Standing firmly on its own two feet as its own thing, Preacher this week improves over its pilot and presents some really good television.
Right off the bat I can say Jesse is indeed a more interesting character since Genesis has inhabited him. Still not a big fan of the show sticking in Annville, but I’m starting to see some story blocks take shape there as to see the patience of Jesse and Genesis wear thin can lead to the big moment where they’ve had enough with the town and go elsewhere to try and save people. Maybe like road trip, perhaps? It’s a far better use of Jesse than the pilot where he just wandered from side character to side character. This week gives him an actual arc in seeing how Jesse deals with his new powers and it is compelling rather than just wading through the motions and coming off as an uninteresting character. Especially since it makes dealing with one church member’s obsession with a girl on his school bus a great slow burn plot that is expertly paced and has a great payoff near the end of the episode when Jesse uses The Word to simply make the man “forget her”. Jesse’s horrified reaction to the use of his power is well played on the part of Dominic Cooper who got to loosen up a bit this week and it helps a lot in making him be a lead worth following on the show.
Now while Jesse improved, Tulip and Cassidy are still very much stealing the show. Tulip continues to be the best thing on here. Her character is still far improved upon from the comics and Ruth Negga you can tell is having an absolute blast with her role. When not hounding Jesse about “the job”, still no specifics as to what that is, she’s hustling people out of money in whorehouses and kicking all kinds of ass. Her scenes with Jesse do help to add a bit more insight as to who they were together before the series took place, the baptism and “kidnapping” scenes in particular being standouts. Negga’s chemistry with Cooper takes a step up this week too since we gotten all set-up out of the way and can let the characters breathe.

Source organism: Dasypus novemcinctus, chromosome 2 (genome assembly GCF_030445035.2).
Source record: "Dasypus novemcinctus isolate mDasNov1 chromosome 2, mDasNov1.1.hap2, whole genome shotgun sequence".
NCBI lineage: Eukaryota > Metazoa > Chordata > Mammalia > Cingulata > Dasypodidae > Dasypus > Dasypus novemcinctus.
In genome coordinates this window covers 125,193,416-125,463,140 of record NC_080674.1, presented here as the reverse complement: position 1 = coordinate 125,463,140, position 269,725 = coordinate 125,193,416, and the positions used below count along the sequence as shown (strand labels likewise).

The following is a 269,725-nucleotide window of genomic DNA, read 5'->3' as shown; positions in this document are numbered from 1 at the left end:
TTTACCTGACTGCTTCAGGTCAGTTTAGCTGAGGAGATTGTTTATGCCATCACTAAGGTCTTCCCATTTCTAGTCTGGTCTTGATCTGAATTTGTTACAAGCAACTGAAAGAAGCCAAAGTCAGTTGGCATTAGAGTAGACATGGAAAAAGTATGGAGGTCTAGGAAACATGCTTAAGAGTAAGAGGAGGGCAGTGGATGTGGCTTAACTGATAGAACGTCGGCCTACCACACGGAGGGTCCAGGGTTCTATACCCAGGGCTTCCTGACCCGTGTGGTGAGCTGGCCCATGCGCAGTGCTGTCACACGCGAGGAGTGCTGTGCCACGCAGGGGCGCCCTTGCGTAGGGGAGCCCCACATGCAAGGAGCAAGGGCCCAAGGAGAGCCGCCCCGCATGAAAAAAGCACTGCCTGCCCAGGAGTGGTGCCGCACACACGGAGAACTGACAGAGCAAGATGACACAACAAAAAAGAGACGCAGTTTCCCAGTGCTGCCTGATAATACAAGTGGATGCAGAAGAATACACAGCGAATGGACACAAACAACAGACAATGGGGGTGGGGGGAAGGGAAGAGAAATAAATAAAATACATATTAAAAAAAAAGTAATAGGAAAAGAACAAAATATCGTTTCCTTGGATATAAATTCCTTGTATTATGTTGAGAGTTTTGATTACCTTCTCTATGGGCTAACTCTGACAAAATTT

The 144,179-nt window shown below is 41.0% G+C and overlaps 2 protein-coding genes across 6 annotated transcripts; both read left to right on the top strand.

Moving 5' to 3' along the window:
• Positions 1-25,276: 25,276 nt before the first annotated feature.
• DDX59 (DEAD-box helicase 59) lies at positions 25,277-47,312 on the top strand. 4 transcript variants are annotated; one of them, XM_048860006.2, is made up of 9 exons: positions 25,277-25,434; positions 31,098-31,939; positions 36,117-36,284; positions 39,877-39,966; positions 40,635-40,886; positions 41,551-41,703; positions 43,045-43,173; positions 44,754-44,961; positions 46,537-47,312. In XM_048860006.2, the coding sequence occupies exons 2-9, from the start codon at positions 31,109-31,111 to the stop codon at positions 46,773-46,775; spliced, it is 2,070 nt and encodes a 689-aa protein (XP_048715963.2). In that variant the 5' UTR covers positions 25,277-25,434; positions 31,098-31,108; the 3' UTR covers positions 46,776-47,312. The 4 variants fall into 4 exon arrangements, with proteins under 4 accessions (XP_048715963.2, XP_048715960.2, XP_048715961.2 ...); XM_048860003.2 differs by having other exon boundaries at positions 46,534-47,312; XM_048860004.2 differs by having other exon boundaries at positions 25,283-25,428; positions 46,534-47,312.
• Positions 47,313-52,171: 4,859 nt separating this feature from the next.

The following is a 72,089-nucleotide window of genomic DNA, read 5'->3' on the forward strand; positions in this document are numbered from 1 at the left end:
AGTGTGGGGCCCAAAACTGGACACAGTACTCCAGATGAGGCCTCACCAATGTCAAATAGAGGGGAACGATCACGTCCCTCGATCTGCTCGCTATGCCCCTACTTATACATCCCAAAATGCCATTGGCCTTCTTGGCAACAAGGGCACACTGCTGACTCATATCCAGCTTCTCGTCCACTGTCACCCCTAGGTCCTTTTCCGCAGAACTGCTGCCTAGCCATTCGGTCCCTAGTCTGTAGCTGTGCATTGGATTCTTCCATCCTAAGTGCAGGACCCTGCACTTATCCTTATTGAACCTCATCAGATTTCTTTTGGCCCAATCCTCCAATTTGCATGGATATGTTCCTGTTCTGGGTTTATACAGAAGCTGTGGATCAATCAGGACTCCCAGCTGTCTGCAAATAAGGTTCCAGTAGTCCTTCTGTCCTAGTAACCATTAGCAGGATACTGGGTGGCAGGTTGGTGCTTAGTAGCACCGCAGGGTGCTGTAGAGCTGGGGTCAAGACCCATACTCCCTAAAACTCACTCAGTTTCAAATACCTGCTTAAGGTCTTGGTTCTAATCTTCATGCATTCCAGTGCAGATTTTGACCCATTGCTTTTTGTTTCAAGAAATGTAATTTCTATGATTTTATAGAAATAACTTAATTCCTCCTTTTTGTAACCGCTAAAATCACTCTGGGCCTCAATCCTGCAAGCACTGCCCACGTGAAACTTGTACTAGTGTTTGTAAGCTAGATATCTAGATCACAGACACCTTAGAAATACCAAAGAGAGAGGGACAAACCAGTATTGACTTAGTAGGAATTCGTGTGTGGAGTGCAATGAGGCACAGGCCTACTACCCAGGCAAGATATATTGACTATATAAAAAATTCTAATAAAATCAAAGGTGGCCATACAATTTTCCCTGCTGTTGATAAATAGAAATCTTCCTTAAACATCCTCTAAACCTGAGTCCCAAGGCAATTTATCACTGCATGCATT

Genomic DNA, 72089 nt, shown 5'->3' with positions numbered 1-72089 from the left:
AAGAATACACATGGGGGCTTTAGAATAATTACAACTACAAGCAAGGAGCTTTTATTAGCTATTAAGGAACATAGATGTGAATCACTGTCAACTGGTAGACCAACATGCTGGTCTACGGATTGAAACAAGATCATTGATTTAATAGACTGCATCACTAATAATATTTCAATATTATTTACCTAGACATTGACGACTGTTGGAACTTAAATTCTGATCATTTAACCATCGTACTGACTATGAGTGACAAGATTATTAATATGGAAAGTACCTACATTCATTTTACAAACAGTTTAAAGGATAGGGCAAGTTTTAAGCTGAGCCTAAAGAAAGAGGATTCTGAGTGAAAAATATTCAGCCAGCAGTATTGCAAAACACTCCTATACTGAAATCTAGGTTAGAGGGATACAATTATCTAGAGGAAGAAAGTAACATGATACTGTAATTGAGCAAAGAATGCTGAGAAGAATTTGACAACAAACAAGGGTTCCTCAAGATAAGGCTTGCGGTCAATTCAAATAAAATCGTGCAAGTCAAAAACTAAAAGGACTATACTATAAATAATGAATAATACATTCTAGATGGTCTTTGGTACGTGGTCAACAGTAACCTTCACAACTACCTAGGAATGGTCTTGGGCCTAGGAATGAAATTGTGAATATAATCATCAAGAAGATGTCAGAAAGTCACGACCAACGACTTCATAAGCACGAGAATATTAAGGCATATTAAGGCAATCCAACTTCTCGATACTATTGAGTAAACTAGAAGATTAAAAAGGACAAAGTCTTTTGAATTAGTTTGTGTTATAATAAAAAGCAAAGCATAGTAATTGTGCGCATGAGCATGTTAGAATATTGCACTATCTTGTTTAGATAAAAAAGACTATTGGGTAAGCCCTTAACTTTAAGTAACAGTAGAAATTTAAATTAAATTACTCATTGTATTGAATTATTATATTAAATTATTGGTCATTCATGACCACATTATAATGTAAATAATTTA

Tulip is the wild card of the show and with someone like Cassidy involved, that’s saying something about how good a character she is.
Speaking of Cassidy, he’s still well used here and helps factor into what is easily the best scene of the whole episode. The angels, Fiore (Tom Brooke) and DeBlanc (Anatol Yusef), are in full force this week in hunting Genesis and after Jesse and Cassidy have another heart-to-heart in the church, (the show is rather quickly getting to their friendship, but like-minded people seem to bond pretty fast) go to extract Genesis from a blackout drunk Jesse. When that doesn’t work, its chainsaw time and wouldn’t you know Cassidy shows up again and bloody hilarity ensues.
Director of the episode, Michael Slovis makes the fight between Cassidy and the angels feel violent, disgusting, and hilarious. The timing and choreography of it all makes it exciting to watch. Joe Gilgun in particular plays it up very well and gets a great bit of physical comedy in at the end when trying to stop a runaway chainsaw from making its way into Jesse.
Back to the angels for a moment, they do slightly feel like akin to the mysterious cousin’s from AMC’s own, Breaking Bad and a far departure from their original bumbling selves, but it works since it helps add to the tension of the episode and still adds to the bigger picture of the world outside Annville.
Slovis to me is the MVP of the episode. His direction feels far smoother and defined than Seth Rogen and Evan Goldberg’s of the pilot. From the opening back in 1881 with the fantastic introduction of the Saint of Killers, (perfectly casted Graham McTavish) it goes. The episode had a true western like feel to it throughout and it did help in making this a far better experience than what we got last time. His movements and placements of the camera are excellent. He’s able to place us in the settings nicely and let’s us absorb it all, even with all the craziness that’s going on around it.
That said, I still don’t care one bit personally for Donnie or anything related to him. It’s a weakness carried over the pilot and all he does this week is help bring in Jackie Earle Haley’s Odin Quincannon. Its a scene that to me kinda adds nothing to the episode and really just serves to make sure he’s involved with the story instead of bringing him in organically.
Arseface does get called a murderer when leaving church, so maybe there could be something there? I still like his use so far, even though I’m still personally having a huge disconnect of perfectly understanding the character while there are still subtitles on screen.
With a more involved and interested Jesse, excellent direction, and promising story progression, Preacher finds itself forgiven for some of its sins, but has a long way to go for full redemption.